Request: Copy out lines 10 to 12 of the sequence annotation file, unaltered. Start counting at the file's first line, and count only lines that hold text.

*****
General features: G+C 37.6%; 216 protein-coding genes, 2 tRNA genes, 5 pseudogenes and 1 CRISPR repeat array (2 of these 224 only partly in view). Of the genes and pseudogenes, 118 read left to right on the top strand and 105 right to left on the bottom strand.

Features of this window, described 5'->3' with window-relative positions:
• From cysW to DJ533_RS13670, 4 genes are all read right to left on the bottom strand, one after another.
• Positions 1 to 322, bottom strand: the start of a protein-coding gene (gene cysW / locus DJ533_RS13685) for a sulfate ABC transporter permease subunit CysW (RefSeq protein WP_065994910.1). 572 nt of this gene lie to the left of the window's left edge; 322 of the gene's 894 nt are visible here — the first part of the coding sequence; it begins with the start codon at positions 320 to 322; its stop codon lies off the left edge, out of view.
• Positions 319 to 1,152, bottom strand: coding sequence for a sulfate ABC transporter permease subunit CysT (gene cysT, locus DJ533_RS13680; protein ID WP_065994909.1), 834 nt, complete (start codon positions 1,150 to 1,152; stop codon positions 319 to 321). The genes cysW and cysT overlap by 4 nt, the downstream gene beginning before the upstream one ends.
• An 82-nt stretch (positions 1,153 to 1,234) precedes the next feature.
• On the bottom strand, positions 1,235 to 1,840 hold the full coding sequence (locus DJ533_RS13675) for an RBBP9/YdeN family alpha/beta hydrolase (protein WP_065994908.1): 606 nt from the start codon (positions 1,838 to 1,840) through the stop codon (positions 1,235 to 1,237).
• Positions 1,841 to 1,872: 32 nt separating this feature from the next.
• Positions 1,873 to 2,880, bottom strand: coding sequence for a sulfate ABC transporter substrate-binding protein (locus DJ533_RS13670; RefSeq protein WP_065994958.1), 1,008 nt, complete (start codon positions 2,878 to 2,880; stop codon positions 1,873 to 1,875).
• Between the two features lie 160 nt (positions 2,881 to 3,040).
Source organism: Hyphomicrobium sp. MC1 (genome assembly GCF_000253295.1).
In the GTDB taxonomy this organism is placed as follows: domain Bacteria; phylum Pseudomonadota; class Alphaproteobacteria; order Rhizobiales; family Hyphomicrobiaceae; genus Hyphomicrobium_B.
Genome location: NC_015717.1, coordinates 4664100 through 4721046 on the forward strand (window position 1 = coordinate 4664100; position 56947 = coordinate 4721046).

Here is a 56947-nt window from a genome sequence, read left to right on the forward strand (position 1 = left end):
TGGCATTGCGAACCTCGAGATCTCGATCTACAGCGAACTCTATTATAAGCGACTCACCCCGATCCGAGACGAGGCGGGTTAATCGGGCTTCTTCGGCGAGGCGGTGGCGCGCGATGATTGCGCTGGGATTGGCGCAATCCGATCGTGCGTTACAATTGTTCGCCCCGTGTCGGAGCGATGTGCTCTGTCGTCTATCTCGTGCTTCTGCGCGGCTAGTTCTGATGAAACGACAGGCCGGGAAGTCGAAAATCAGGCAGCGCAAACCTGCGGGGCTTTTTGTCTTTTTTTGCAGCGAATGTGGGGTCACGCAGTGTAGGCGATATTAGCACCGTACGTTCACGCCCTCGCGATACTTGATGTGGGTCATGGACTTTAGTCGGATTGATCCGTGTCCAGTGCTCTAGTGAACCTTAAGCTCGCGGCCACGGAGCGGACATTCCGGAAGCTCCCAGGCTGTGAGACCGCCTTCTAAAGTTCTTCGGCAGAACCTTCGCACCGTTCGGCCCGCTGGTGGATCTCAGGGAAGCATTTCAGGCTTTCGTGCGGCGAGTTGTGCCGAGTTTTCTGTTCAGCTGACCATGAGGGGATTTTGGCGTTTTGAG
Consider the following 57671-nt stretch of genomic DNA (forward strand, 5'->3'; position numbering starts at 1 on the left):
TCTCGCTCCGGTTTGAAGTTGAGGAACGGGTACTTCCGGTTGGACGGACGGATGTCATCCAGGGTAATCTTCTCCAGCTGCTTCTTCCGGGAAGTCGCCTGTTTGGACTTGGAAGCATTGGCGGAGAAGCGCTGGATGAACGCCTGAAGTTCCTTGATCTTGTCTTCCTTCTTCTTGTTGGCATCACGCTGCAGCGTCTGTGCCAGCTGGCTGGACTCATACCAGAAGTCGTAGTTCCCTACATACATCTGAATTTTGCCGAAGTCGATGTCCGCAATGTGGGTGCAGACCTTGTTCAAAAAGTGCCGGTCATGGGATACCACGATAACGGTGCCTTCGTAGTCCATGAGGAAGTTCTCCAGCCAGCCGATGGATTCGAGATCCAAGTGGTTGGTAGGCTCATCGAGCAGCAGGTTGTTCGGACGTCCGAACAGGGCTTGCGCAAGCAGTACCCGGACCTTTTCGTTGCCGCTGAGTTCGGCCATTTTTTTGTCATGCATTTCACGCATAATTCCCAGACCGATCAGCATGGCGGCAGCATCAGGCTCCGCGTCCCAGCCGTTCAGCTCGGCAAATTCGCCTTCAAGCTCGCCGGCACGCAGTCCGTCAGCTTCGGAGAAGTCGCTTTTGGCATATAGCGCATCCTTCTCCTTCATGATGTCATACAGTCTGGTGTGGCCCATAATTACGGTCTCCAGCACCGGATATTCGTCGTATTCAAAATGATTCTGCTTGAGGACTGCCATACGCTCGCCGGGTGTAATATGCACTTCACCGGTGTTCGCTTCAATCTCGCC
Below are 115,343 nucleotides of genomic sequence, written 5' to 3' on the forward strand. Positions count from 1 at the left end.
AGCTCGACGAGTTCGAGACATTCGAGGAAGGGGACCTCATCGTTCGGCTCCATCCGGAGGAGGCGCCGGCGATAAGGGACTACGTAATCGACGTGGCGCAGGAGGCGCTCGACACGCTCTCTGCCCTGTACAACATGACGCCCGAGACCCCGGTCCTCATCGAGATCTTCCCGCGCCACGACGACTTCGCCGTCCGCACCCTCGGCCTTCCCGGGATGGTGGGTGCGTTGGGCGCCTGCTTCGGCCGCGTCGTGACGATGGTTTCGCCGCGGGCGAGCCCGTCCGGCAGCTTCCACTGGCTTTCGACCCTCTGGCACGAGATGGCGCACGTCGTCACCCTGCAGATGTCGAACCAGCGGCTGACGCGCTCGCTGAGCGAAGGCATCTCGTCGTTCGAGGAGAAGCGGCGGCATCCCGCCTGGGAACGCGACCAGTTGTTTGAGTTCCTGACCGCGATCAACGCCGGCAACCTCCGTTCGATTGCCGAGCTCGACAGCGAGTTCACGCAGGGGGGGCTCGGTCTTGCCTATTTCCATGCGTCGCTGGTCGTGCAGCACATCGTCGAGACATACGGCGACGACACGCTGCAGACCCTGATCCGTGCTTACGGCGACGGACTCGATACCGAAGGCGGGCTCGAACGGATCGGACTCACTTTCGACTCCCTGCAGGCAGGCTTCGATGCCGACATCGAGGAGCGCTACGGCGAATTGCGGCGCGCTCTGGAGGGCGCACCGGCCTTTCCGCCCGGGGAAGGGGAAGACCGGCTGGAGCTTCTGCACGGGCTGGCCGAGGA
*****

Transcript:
• Between the two features lie 160 nt (positions 2,881 to 3,040).
Source organism: Hyphomicrobium sp. MC1 (genome assembly GCF_000253295.1).
In the GTDB taxonomy this organism is placed as follows: domain Bacteria; phylum Pseudomonadota; class Alphaproteobacteria; order Rhizobiales; family Hyphomicrobiaceae; genus Hyphomicrobium_B.